How to be Sick in English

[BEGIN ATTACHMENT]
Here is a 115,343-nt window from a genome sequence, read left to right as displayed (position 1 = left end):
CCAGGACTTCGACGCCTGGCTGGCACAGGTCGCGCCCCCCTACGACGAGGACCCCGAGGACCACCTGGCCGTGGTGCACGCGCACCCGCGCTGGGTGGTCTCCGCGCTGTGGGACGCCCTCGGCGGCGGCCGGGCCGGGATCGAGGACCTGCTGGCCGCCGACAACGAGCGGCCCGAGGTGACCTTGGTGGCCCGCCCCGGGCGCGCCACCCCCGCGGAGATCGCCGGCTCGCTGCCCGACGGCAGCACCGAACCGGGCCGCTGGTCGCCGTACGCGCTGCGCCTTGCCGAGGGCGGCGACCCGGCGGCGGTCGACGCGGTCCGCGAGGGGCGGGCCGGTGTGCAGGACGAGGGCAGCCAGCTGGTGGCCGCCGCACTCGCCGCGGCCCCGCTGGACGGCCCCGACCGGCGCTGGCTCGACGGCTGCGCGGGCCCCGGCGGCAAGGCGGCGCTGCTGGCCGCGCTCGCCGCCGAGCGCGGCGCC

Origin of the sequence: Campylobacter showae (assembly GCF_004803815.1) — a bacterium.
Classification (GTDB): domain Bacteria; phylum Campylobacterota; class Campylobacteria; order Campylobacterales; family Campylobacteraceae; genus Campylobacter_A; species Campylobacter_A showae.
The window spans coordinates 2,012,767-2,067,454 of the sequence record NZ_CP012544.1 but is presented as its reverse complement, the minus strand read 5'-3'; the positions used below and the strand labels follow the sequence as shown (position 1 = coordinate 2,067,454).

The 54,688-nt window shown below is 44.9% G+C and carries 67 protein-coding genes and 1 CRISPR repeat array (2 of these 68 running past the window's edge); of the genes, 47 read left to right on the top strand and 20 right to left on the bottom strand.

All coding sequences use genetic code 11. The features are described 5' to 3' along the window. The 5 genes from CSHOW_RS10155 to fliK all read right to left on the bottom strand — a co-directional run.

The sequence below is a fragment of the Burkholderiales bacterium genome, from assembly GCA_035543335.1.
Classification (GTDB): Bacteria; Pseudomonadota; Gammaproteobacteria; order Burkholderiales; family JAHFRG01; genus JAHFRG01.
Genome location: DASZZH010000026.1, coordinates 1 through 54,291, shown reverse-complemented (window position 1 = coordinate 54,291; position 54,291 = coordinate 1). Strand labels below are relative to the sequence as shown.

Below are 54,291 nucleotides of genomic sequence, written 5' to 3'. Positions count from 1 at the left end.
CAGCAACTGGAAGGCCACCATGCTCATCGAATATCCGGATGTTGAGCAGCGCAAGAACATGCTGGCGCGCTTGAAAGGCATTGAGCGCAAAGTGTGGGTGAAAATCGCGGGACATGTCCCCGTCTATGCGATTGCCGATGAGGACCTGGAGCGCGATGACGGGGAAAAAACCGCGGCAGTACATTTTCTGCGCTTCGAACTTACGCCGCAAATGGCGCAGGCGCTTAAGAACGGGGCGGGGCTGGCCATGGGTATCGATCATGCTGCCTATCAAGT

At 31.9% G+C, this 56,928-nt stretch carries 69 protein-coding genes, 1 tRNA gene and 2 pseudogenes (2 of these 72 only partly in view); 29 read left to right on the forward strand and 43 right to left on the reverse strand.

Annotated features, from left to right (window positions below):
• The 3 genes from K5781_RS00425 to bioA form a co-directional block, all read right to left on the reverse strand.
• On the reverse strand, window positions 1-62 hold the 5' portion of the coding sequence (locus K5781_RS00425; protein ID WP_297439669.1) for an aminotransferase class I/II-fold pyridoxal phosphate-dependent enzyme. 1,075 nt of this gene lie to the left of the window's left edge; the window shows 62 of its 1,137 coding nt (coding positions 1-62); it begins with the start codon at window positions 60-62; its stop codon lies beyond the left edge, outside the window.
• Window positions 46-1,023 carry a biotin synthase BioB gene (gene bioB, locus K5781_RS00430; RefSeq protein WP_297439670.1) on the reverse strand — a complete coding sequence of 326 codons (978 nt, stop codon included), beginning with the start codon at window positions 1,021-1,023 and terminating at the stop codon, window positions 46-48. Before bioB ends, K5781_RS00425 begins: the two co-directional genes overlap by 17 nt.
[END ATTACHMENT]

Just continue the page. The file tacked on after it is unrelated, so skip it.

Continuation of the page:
Hi everyone, I’m Jazmin and you’re here Break Through in English Today’s lesson … how to be sick in English Wait that sounds a bit funny. What I mean is how to express that you’re sick in English. Cue titles! The only thing worse than being sick is not being able to properly complain about being sick. Am I right? So to begin we’re going to talk about being sick in general, and then we’re going to move on to more specific types of illnesses Just a warning: talking about being sick in English is full of your favourite English grammar point… phrasal verbs! Yippee. Good luck. When I talk about being sick, I’m talking specifically about the type of illness that you contract or get during the flu season Flu season? Yes, the part of the year where literally everyone gets a cold. If you live in a country like Canada where winters can get down To minus 40 degrees you know exactly what I’m talking about Cold and flu are both nouns and they’re usually used in the singular. The only difference is that cold is always used with the article “a” For example I have a cold; whereas flu is always used with the article “the” I have the flu. Weird In English we say catch a cold Not actually This doesn’t mean that you literally go out and capture a cold it simply means to get a cold. So to review: three ways you can talk about having a cold I have a cold, I got a cold, or I caught a cold When you feel like you’re starting to get to sick you can use the expression “I’m coming down with something” For example I’m coming down with the flu. I’m coming down with the flu A more informal expression is I’m not feeling so hot This doesn’t literally mean you feel cold or unattractive. It simply means you don’t feel well If you want to be even more creative you can say I’m feeling under the weather, which also means I’m not feeling well. Or if you’re really sick, you can use the expression “sick as a dog” Which is a bit odd because dogs usually have a pretty good immune system. Finally, a really old and archaic expression is “to fall ill” Help!! I’ve fallen ill my lord! You’ll probably only encounter this in literature or other formal writing Fever means a high body temperature usually above 38 degrees So it’s kind of like the inside of your body is on a tropical vacation Must be nice If you feel like you have a fever you can say I feel feverish, my temperature is high, I’m burning up A super high fever may result in delirium Which means that your thoughts and your speech may be incoherent and you might have weird hallucinations or dreams My nose runs more than I do You might know the word congestion from the phrase traffic congestion Which is when all the cars are backed up on the road due to a traffic jam Damn you congested traffic This word can also be used to describe your sinuses, which are the tiny tubes that connect right up to your nasal cavity Damn you congested nose Some more informal ways of describing congestion are Clogged up, stuffed up, or blocked up Gross The guilty parties that make us sick are snot: the stuff that comes out of your nose and Phlegm: the stuff that comes out of your throat These substances are both referred to as mucus Bleh! When you get rid of snot by using a Kleenex this is called blowing your nose Side note: we usually say Kleenex instead of the word tissue. In North America we often use the brand name instead of the neutral noun For example: Q-tips, Chapstick, and Scotch tape If your head hurts, you have a headache Aw, I’m sorry to hear that. You can say have a headache or get a headache. For example, Do you have a headache? Why yes, I get headaches all the time. If the pain is really bad you can say My head is pounding or I have a splitting headache If the headache is really really bad and it lasts for many hours and causes problems with your vision, this is called a migraine In my opinion, having the stomach flu is the absolute worst And I am a complete baby about it I hate puking Luckily there are tons of ways to complain about having the stomach bug. If you’re feeling sick you can say I feel nauseous, I feel sick to my stomach, or I think I have the stomach bug if you actually throw up You can use any of the following verbs. These are in decreasing order of politeness You can say get sick vomit puke barf or upchuck Grandma, I’m really sorry, but I accidentally got sick all over the carpet last night So I was like totally out with my buddies, and I like upchucked all over the carpet man One final word of advice if you hear someone say, I’m going to be sick You might want to move out of the way because I’m going to be sick means I’m going to throw up Okay, so now you finally beat the sickness – you’re healthy, you’re well, and fully recovered Yay! To express this in English you can use the phrasal verb get over a cold. For example: I hope to get over this cold soon Congratulations, you officially know how to complain about all of your symptoms in English Although, I sure hope you don’t have to use any of these phrases anytime soon If you liked this video, please subscribe, please comment below, and please share. There’ll be more awesome content coming your way. Bye!!

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